OneDrive and NTFS last access timestamps

You might already know that the NTFS “Last Access” updates will be back by default in Windows 10 “20H1”. Previously, there were back for installations with small system volumes only. What is the reason behind this? Why do we need last access timestamps?

If you visit the “Configure Storage Sense or run it now” page in the “Settings” window of Windows 10 “19H2”, you may notice the “Delete files in my Downloads folder if they have been there for over” option. The same option in “20H1” reads: “Delete files in my Downloads folder if they haven’t been opened for more than“.

So, this old new NTFS feature has something to do with Storage Sense. It’s a component used to delete unneeded files “to keep your storage optimized”. And the “Last Access” updates are a good way to detect such unneeded files (and the “StorageUsage.dll” library actually uses last access timestamps to find “cold” files).

But there is something you might not notice. Look at the same settings page in Windows 10 “19H2” and read:

"OneDrive
Content will become online-only if not opened for more than"

Wait a minute! The “Last Access” updates are on for a relatively small subset of Windows 10 “19H2” installations only… Does this option really work for systems with large system volumes?

Continue reading “OneDrive and NTFS last access timestamps”

Deceptive NTFS short file names

Are you aware of DLL hijacking? If yes, let’s suppose there is a program that executes the following line of code:

LoadLibrary('riched32.dll');

Its executable has the following name: “i_use_riched32.exe” (just as an example).

Now, take a look at the following contents of a directory containing this executable, the screenshots were taken of three tools: Explorer, FTK Imager Lite, The Sleuth Kit (each one points to the same directory).

svl-explorer
Explorer
svl-ftki
FTK Imager Lite
svl-tsk
The Sleuth Kit

Is the “riched32.dll” library hijacked for the “i_use_riched32.exe” executable? Let’s assume that no attempts to hijack the library have been made outside of the directory shown above.

Continue reading “Deceptive NTFS short file names”

The “\$Extend\$Deleted” directory

In the Linux world, a deleted file which is still open isn’t actually removed from a disk. Instead, it’s just unlinked from the directory structure. This is why a system call used to remove files is named “unlink”.

unlink() deletes a name from the filesystem. If that name was the last link to a file and no processes have the file open, the file is deleted and the space it was using is made available for reuse.

If the name was the last link to a file but any processes still have the file open, the file will remain in existence until the last file descriptor referring to it is closed.

(Source.)

The same behavior can be observed in other Unix-like operating systems.

But in Windows 10, similar behavior can be seen too!

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You write to a logical drive when you read from it

Many unexpected things happen under the hood when you do live forensics. Tools used to acquire data from running Windows systems often utilize direct access to logical drives to copy locked files and extract NTFS metadata. But did you know that NTFS metadata is updated when you read a logical drive directly?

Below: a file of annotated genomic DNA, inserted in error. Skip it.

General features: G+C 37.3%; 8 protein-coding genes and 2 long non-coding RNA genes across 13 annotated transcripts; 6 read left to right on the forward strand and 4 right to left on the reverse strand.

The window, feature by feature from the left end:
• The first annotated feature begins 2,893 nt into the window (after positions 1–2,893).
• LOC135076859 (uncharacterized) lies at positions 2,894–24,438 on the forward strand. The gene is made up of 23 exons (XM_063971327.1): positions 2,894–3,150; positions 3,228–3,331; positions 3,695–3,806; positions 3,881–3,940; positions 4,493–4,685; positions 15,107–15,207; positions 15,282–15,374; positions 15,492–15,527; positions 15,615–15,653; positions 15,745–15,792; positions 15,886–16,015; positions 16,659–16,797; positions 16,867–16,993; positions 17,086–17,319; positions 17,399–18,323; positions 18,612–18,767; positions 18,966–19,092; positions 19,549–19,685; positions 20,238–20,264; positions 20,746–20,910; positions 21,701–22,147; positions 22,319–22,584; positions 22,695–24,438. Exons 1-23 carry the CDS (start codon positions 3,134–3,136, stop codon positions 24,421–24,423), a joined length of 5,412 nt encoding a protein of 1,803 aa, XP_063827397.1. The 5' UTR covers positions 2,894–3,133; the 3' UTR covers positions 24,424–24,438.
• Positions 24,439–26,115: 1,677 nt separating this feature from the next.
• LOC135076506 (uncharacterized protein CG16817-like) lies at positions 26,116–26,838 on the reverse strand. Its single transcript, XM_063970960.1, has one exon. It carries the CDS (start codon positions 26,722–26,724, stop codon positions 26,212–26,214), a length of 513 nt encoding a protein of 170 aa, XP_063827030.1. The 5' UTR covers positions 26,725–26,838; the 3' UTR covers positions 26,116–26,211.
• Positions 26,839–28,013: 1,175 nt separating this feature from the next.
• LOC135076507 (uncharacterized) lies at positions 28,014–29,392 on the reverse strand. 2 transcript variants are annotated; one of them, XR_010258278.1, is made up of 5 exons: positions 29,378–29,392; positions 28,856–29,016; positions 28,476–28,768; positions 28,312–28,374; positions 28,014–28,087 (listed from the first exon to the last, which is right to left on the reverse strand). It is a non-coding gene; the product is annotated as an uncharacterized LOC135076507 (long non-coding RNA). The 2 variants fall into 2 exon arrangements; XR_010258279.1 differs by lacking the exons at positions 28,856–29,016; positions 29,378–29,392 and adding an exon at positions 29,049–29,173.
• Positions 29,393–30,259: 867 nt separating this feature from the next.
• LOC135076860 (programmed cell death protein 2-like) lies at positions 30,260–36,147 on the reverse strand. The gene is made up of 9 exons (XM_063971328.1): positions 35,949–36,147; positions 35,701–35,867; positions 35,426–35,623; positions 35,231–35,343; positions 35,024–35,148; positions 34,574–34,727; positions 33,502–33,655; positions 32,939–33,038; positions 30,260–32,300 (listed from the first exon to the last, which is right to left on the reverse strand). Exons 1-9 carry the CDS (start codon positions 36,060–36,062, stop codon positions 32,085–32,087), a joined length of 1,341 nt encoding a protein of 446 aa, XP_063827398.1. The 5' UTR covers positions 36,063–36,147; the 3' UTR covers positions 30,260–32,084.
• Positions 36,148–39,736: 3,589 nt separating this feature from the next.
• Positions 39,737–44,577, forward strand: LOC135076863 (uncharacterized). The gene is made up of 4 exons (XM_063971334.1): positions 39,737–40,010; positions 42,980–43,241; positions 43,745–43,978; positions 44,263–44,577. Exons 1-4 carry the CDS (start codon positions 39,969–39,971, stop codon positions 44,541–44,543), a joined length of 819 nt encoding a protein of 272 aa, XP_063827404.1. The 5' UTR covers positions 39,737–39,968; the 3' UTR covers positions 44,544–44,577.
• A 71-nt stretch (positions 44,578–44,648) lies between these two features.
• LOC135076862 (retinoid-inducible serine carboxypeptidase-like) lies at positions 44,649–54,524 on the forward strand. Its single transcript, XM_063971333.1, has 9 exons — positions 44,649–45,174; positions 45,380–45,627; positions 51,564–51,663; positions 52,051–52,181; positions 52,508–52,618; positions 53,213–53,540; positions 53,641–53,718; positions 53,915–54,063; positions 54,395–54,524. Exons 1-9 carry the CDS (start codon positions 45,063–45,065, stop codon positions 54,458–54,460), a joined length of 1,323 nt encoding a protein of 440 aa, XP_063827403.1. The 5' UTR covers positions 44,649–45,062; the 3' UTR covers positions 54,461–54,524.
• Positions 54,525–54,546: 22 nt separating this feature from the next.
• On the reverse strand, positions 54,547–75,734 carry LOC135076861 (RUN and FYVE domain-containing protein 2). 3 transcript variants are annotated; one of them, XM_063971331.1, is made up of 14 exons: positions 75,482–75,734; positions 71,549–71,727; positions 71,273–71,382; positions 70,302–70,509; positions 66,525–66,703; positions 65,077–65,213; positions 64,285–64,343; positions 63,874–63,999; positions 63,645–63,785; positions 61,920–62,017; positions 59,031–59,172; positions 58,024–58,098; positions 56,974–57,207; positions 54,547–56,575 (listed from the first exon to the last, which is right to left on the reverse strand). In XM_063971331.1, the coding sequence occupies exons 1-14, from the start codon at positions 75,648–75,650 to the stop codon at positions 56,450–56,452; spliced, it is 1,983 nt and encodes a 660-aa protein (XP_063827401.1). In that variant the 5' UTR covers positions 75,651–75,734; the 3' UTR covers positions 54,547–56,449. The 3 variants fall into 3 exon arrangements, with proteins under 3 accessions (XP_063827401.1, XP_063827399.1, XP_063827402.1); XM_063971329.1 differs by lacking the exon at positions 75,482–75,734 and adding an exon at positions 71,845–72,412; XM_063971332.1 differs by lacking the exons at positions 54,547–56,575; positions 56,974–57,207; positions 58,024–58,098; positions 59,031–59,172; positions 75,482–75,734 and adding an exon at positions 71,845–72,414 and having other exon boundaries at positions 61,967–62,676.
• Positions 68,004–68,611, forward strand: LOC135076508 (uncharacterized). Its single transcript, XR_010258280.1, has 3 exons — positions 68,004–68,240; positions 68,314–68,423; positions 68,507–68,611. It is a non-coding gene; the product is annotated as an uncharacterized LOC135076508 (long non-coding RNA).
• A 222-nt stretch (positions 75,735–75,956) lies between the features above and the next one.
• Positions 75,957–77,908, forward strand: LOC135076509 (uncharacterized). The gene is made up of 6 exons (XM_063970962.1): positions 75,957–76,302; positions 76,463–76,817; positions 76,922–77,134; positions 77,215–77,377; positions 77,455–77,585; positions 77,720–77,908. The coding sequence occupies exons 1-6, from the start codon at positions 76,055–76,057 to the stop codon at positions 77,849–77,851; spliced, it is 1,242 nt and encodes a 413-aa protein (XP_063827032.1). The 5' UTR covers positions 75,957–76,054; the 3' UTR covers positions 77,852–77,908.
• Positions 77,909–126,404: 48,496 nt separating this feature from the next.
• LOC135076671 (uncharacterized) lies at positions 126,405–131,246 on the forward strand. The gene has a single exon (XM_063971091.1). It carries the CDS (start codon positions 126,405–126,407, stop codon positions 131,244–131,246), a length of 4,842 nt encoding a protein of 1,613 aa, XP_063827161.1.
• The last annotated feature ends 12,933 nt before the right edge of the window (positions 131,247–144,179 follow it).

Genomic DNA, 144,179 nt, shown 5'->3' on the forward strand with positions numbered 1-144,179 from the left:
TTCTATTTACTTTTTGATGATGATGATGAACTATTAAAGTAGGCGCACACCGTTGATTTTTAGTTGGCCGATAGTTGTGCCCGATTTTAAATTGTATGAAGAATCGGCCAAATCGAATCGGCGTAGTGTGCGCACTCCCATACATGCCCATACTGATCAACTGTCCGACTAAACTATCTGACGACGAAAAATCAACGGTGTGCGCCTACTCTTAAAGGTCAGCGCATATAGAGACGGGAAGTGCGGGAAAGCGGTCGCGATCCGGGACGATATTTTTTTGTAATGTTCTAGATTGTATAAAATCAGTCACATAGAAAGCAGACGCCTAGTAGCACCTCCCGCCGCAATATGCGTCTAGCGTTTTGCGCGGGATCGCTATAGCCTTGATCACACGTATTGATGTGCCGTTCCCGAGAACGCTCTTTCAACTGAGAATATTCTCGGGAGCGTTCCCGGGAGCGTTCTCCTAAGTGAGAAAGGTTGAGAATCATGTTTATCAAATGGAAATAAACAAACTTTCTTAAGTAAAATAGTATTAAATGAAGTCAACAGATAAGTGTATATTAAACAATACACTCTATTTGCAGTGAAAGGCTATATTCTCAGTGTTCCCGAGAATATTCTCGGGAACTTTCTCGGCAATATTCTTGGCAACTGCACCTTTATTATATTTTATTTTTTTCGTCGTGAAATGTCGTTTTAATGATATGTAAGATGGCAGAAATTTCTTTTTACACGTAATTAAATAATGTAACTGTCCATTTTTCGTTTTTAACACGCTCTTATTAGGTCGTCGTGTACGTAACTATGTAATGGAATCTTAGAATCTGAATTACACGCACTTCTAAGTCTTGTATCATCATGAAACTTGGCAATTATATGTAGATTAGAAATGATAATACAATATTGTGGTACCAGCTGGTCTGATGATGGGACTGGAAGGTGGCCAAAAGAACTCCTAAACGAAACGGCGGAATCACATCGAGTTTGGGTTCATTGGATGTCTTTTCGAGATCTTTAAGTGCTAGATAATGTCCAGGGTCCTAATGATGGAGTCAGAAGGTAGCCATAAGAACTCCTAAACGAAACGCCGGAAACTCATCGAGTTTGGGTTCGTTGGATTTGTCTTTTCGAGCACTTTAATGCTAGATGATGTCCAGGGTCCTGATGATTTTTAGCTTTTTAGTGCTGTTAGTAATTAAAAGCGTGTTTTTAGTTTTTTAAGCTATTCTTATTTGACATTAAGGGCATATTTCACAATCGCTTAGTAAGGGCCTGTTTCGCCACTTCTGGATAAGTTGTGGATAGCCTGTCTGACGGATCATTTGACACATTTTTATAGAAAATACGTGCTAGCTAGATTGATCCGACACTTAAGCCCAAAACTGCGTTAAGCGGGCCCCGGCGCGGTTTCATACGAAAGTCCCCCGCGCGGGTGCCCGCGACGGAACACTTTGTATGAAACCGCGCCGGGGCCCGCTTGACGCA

Continue reading “You write to a logical drive when you read from it”

Things you probably didn’t know about shadow copies

1. Shadow copies can contain invalid data

During the development of the parser for shadow copies, I observed many systems containing invalid data in shadow copies. For unknown reasons, some allocated files may contain null blocks instead of valid data blocks as well as blocks of data which should not be there.

Continue reading “Things you probably didn’t know about shadow copies”

NTFS: large clusters

A small addition to this post.

Starting from Windows 10 “Redstone 3” (Fall Creators Update), it’s possible to create an NTFS volume using one of the following cluster sizes: 128K, 256K, 512K, 1M, 2M. Previously, the largest supported cluster size was 64K.

format.png

Currently, I’m not aware of any third-party tools that support such large clusters: there is no support in the NTFS-3G driver, no support in the Linux kernel (#1, #2), no support in The Sleuth Kit, no support in RawCopy, no support in several proprietary forensic tools.

This update also changed the way how the “sectors per cluster” field (located in an NTFS boot sector) is treated. Previously, this was an unsigned byte and its value was treated literally. Now, this is a signed byte and its value is used as shown in the following pseudocode:

// Argument:
// - SectorsPerCluster: a signed byte (from the offset 13 in an NTFS boot sector).
// Return value:
// - A true number of sectors per cluster.
NtfsGetTrueSectorsPerCluster(SectorsPerCluster)
{
	if ((unsigned)SectorsPerCluster > 0x80)
		return 1 << -SectorsPerCluster
	else
		return (unsigned)SectorsPerCluster
}

This isn’t the same as the algorithm used when dealing with the “file record segment size” and “index record size” fields in an NTFS boot sector, note the edge case when the byte is equal to 0x80 (this corresponds to a negative value, but it’s still used as unsigned for backward compatibility, because 0x80 is used for 64K clusters).


A sample file system image can be found here.